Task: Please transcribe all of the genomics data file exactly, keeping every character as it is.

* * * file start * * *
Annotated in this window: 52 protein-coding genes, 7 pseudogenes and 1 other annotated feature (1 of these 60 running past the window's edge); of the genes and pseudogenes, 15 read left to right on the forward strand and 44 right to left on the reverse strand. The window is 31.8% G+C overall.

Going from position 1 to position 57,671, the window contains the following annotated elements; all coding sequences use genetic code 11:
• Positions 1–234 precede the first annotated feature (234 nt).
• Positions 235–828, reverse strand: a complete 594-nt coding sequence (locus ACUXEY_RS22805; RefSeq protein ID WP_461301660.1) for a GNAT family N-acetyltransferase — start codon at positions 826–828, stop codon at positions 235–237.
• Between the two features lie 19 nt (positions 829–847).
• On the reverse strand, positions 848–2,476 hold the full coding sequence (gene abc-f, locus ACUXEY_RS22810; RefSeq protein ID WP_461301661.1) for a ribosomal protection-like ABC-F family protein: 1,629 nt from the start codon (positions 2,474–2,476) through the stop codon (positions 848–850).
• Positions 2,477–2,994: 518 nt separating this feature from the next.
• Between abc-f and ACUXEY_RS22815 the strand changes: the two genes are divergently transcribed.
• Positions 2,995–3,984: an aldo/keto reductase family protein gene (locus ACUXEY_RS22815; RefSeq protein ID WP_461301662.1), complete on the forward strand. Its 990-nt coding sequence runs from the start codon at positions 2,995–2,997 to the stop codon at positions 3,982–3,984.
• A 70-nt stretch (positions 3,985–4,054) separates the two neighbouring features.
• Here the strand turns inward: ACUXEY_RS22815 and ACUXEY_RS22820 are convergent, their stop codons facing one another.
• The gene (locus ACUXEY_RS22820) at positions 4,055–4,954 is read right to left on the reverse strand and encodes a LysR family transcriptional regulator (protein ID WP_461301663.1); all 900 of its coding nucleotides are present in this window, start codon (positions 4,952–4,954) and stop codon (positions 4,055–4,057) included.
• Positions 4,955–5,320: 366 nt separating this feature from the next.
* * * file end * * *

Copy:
Annotated in this window: 52 protein-coding genes, 7 pseudogenes and 1 other annotated feature (1 of these 60 running past the window's edge); of the genes and pseudogenes, 15 read left to right on the forward strand and 44 right to left on the reverse strand. The window is 31.8% G+C overall.

Going from position 1 to position 57,671, the window contains the following annotated elements; all coding sequences use genetic code 11:
• Positions 1–234 precede the first annotated feature (234 nt).
• Positions 235–828, reverse strand: a complete 594-nt coding sequence (locus ACUXEY_RS22805; RefSeq protein ID WP_461301660.1) for a GNAT family N-acetyltransferase — start codon at positions 826–828, stop codon at positions 235–237.
• Between the two features lie 19 nt (positions 829–847).
• On the reverse strand, positions 848–2,476 hold the full coding sequence (gene abc-f, locus ACUXEY_RS22810; RefSeq protein ID WP_461301661.1) for a ribosomal protection-like ABC-F family protein: 1,629 nt from the start codon (positions 2,474–2,476) through the stop codon (positions 848–850).
• Positions 2,477–2,994: 518 nt separating this feature from the next.
• Between abc-f and ACUXEY_RS22815 the strand changes: the two genes are divergently transcribed.
• Positions 2,995–3,984: an aldo/keto reductase family protein gene (locus ACUXEY_RS22815; RefSeq protein ID WP_461301662.1), complete on the forward strand. Its 990-nt coding sequence runs from the start codon at positions 2,995–2,997 to the stop codon at positions 3,982–3,984.
• A 70-nt stretch (positions 3,985–4,054) separates the two neighbouring features.
• Here the strand turns inward: ACUXEY_RS22815 and ACUXEY_RS22820 are convergent, their stop codons facing one another.
• The gene (locus ACUXEY_RS22820) at positions 4,055–4,954 is read right to left on the reverse strand and encodes a LysR family transcriptional regulator (protein ID WP_461301663.1); all 900 of its coding nucleotides are present in this window, start codon (positions 4,952–4,954) and stop codon (positions 4,055–4,057) included.
• Positions 4,955–5,320: 366 nt separating this feature from the next.